That obviously means you are wrong.
As am I and many others commenting on this site.
As a non asset owner and older age I'm at a loss to know where to go from here. Jiin the crowd due to fomo? To late I fear. Believe it will inevitably correct? If I'm wrong I'm screwed if I'm right I'm screwed.

You could learn a bit of wood or metal working and go into the gallows making business? Or perhaps rope making is easier. Although easier again to just use cheap chinese stuff, what is that saying about on hoist their own petard?

Much like Marie Antoinette didn't create the conditions sparking all the those wood and metal work craftsmen crying "vive la révolution". She just happened to be in power when the music stopped, holding her head high with the righteous hubris of power, authority, and past successes, never thinking there was need to fix the core problem itself...

"only solution is for bottom 90% to be given more of the pie, so they can spend it."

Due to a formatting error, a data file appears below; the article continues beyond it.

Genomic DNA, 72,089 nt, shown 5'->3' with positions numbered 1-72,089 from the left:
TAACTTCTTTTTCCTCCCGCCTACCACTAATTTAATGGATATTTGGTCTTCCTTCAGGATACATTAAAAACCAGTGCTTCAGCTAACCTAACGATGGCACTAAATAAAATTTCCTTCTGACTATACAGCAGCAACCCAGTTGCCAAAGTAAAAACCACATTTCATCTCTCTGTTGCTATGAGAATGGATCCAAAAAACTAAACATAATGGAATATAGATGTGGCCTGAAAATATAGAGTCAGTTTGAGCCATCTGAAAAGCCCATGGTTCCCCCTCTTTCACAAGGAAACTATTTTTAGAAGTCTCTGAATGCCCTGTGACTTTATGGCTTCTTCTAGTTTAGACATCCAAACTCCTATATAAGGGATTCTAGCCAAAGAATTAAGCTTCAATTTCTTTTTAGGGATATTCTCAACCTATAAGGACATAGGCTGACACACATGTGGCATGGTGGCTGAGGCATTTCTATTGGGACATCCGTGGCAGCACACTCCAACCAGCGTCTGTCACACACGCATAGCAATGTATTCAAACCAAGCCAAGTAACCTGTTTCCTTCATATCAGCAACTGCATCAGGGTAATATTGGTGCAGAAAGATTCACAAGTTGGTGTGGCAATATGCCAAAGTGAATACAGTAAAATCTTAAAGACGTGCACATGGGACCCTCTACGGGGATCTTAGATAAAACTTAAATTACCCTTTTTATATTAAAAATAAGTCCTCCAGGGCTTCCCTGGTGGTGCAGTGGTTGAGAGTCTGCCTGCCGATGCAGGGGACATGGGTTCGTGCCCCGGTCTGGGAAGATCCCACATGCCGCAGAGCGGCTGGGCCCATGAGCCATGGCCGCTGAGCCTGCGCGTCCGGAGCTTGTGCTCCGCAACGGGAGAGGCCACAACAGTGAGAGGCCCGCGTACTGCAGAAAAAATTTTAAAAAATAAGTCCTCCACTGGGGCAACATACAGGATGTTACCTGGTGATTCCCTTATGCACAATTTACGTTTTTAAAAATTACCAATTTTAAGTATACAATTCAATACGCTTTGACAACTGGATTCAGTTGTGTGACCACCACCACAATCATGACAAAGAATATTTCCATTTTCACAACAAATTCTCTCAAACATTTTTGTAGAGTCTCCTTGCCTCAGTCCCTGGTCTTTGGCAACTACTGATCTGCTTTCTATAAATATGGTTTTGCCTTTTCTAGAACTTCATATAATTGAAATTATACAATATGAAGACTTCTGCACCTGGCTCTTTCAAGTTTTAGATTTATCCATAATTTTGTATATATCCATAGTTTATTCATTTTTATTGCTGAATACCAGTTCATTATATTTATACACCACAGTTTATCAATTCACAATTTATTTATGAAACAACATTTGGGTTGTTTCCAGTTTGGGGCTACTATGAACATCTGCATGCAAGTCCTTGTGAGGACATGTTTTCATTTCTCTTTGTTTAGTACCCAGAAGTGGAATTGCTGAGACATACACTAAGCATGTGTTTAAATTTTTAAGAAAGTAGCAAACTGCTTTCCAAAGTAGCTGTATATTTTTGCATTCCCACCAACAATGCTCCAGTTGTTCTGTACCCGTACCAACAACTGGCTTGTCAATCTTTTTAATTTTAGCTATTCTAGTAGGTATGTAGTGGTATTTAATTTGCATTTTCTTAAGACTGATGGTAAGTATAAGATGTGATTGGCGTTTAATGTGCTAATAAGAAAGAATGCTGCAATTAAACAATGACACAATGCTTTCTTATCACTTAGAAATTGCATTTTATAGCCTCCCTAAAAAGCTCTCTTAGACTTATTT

Which would DECIMATE resource bases
Its environment OR the economy in the end

Yes. The only question is: At what level of resource-consumption do you want to live?

Then you set the time period - say seven generations hence they should have the same resource options we do now.

Then you can work out your optimum population.

Note I didn't quote a banker or an economist, to reach that conclusion.

If there is an infinite amount of money that can be created from a few taps of a keyboard, then there is an infinite amount of debt we can take on - you just need appropriate policy to create hunger and willingness for the masses to take it on.